At the core of the United Nations Millennium Declaration of 2000 are the Millennium Development Goals (MDGs) for 2015, which recognize that global health is a priority agenda for the twenty-first century. Achieving the MDGs is essential for world peace and economic stability, and for addressing the critical issues of human rights, equality, and equity.
Never in human history have people of different national and geographic origins been as interdependent as in the twenty-first century. Globalization and the degree and speed of human mobility have created circumstances under which the health concerns of poor countries are de facto concerns of rich countries. These considerations, and others to be discussed below, emphasize the centrality of the MDGs in an interdependent world.
Global health and the global economy are intricately linked. In its 1995 report, the Commission of Global Governance stated: "As economies become more interdependent, it is not only the opportunity for wealth creation that is multiplied, but also the opportunity for destabilizing shocks to be transmitted from one country to another." Pandemics are a perfect example of such "destabilizing shocks". The Severe Acute Respiratory Syndrome epidemic of 2003 brought the vibrant Hong Kong economy rapidly to its knees, reducing consumption of goods, tourism, and air travel.1 It is expected that an avian influenza pandemic would cause much worse economic and social dislocation worldwide, with a potential impact of $2 trillion to $3 trillion on the world economy and the loss of tens of millions of lives.2 But the linkage between global health and the global economy goes beyond the effect of pandemics. The global market economy is increasingly dependent on a healthy, productive global workforce, especially since the thirty member nations of the Organisation for Economic Co-operation and Development move much of their manufacturing and service industries to low- and middle-income countries.
Even as we strive to achieve the MDGs by 2015, the heightened attention and greater public and private investment in global health in recent years is paying dividends. As documented by the Living Proof Project of the Bill and Melinda Gates Foundation, child mortality decreased by 27 per cent between 1990 and 2007.3, 4 Despite earlier gloomy assumptions, maternal mortality has dropped by 35 per cent over the past twenty-eight years -- an encouraging progress towards achieving MDG 55 on improving maternal health. The immunization programme of the Global Alliance for Vaccines and Immunisation is credited with preventing an estimated 3.4 million deaths in the past decade.6 The United States President's Emergency Plan for AIDS Relief is estimated to have saved 1.2 million lives.7 By 2008, about 3 million people were receiving anti-retroviral drugs.8 Similarly, thanks to the combined efforts of the Global Fund and the US President's Malaria Initiative, malaria prevention and treatment services have been significantly expanded. Since 2000, reported malaria cases and/or deaths have declined by at least half in twenty-five countries around the world.9 This is all good news -- and there is more of it.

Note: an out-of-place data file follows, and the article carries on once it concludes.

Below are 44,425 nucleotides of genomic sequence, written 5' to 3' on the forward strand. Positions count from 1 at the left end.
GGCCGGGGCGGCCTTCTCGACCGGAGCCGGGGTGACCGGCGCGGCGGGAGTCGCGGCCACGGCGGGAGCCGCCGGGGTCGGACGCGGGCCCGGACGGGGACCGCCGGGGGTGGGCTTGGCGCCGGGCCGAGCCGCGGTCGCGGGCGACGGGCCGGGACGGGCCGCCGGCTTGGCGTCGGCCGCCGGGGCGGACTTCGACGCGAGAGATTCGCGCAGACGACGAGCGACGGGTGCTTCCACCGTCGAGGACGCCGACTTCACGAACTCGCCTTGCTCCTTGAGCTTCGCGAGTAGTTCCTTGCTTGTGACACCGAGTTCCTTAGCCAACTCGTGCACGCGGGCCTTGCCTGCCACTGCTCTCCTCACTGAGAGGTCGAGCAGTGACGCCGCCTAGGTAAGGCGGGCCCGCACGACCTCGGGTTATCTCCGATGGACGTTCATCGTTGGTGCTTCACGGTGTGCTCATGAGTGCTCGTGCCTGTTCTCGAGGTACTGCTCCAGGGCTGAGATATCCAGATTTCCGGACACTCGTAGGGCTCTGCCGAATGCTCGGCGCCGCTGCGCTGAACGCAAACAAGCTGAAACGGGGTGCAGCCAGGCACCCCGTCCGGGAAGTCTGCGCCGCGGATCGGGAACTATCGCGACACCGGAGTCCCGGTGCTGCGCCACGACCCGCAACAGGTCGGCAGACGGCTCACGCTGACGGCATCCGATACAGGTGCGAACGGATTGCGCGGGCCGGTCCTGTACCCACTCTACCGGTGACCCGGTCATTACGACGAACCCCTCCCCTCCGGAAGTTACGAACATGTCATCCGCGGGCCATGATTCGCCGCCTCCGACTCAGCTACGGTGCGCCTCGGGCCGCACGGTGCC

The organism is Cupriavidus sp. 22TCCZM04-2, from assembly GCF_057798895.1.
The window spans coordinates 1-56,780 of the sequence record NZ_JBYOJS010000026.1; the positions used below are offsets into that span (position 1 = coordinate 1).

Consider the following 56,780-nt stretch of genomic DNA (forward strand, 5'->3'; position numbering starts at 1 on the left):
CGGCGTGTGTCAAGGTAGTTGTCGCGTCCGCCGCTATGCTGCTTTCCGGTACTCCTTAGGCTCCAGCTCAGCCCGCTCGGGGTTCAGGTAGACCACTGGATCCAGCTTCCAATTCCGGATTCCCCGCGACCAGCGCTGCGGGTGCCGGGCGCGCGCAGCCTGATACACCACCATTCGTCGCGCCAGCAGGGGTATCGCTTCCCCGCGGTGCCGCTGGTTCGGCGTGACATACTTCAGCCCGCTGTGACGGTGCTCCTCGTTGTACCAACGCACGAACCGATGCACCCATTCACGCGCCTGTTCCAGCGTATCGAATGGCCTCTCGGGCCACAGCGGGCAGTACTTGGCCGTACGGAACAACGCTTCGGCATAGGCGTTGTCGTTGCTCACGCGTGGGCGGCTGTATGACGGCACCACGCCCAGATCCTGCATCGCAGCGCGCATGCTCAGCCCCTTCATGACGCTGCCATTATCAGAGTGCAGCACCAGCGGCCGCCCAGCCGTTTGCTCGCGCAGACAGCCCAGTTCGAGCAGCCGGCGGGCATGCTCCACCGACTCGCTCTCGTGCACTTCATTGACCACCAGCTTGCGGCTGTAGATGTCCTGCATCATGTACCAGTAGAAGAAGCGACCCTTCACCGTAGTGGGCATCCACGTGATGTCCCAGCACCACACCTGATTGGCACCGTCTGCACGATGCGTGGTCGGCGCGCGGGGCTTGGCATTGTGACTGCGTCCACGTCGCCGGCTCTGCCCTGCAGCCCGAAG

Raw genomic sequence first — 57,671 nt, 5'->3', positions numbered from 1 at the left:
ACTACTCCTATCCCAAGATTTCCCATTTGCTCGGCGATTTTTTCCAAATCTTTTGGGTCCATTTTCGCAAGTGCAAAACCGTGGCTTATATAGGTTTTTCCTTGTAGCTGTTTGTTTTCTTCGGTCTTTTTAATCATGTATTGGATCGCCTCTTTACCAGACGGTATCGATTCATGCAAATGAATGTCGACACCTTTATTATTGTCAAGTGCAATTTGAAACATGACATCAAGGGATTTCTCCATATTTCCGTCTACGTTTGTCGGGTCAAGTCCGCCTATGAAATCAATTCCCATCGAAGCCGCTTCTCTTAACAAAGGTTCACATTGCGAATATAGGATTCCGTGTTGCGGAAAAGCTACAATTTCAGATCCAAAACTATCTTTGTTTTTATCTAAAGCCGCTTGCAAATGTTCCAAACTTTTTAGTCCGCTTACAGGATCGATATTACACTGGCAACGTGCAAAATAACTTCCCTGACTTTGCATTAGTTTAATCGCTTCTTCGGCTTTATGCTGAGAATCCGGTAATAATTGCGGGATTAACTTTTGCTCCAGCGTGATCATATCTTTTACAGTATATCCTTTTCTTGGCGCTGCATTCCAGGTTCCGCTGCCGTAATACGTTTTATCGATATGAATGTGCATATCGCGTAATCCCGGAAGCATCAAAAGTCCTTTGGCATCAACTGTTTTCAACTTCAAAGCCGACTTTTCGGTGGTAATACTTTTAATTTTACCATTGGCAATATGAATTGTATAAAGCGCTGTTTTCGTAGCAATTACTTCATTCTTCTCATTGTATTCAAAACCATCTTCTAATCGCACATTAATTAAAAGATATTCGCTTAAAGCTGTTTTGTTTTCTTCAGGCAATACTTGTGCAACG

Nevertheless, global health faces several great challenges. Most sub-Saharan countries will not achieve the MDGs. One important reason for this is the lack of functional health systems due to a shortage in the health workforce, management incompetence, inadequate infrastructure, and health care financing. The World Health Report 2006 estimates a global deficit of 2.3 million doctors, nurses, and midwives. Critical health workforce shortages exist in fifty-seven countries, of which thirty-seven are in sub-Saharan Africa. It is hard to see how these countries can possibly achieve those MDGs relating to health. Emphasis on vertical or disease-specific programmes such as HIV/AIDS, malaria, and tuberculosis may have further weakened the already fractured health systems, thus making delivery of general health care in low-income countries that much more difficult. Unfortunately, neither the governments of these countries nor the global donor community have invested adequately in capacity building.